tess Markievics, have repeatedly declared that 
there w^^ no alliance with Germany. They 
have further declared — Mr. De Valera has done 
so repeatedly in America — ^that they never re- 
ceived any German money.* Both these state- 
ments are absolute and deliberate falsehoods, 
and this is a convenient place to consider them. 

And first as to the alliance. The "convinc- 
ing terms" in which Germany expressed her 
goodwill to Ireland were sent to America by 
wireless and published on November 21st, 1914 : 

"Sir Roger Casement was received at the 
Foreign Office and pointed out statements which 
have appeared in Ireland . . , that German 
victory would inflict great loss on the Irish peo- 
ple. In reply the Acting Secretary of State of 
the Foreign Office, by order of the Imperial 
Chancellor, officially declared that the German 
Government repudiated the evil intentions at- 
tributed to it, and only desires the welfare of 
the Irish people and country. Germany would 
never invade Ireland with a view to its conquest 
or the overthrow of any native institutions of 
that country. Should fortune ever bring Ger- 

•See Irish Independent, July 17th, 1919. Mr. De Valera 's 
irords are, "I have denied time and again that our organisa- 
tion has received a mark or a rouble, and call on those who 
make the charges to substantiate them." 


man troops to Ireland's shores they wonld land 
there, not as an army of invaders to pillage and 
destroy, hut as forces of a nation inspired hy 
goodwill towards the country and people for 
whom Germany desires only national prosper- 
ity and freedom." 

The view taken of this document by the 
American-Irish is evident from the following 
resolution adopted by the New York Irish Vol- 
unteer Fund Committee : — 

' ' No honest friend of the Irish people would 
assail a man who secured such a guarantee from 
a friendly Power as Sir Eoger Casement has 
secured from the Grovernment of the German 
Empire, a guarantee which will remove any 
doubt which may have been entertained regard- 
ing German goodwill by a section of the Irish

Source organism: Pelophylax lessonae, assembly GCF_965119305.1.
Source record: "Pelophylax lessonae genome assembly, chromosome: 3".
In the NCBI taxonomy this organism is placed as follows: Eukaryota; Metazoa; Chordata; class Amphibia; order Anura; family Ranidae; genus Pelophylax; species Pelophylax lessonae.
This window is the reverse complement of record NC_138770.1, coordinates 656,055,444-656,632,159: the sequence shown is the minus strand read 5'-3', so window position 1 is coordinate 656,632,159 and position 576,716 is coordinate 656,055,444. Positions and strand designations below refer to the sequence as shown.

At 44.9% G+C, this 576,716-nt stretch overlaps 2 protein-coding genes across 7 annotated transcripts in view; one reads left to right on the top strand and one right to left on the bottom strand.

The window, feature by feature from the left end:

But Germany did not give this friendly guar- 
antee for nothing. The contract had to be bi- 
lateral. The inducement held out by Casement 
that such a guarantee would keep Irishmen from 
enlisting was well enough, but it would be more 
to the purpose were Irishmen to exchange that 
attitude of passive neutrality for one of active 
co-operation. Casement readily fell in with the 
idea, if indeed he had not already conceived it. 
Very probably he was delighted to get such 

* Gaelic Americcm, Decemter 5th, 1914. 


easy terms. It is extremely curious to observe 
how his intercourse with the Germans had 
caused him to absorb their peculiar mentality 
which enables them to ignore any point of view 
except their own, and to invert with a garb of 
virtue anything that makes for their advantage. 
Some eight months later, August 7th, 1915, 
Casement wrote a letter, which was published 
in the Gaelic American, in which he described 
his experiences among the Irish prisoners. He 
repudiated as a "stupid and ehUdish lie" Mr. 
Eedmond's assertion that he had been mobbed 
by the soldiers whom he had endeavoured to 
enlist for his Irish Brigade. He had, he said, 
walked among them alone and unguarded. It 
was indeed true that some of the ' ' silly youths ' ' 
had declared that "they were Englishmen and 
had no use for an Irish traitor." But he goes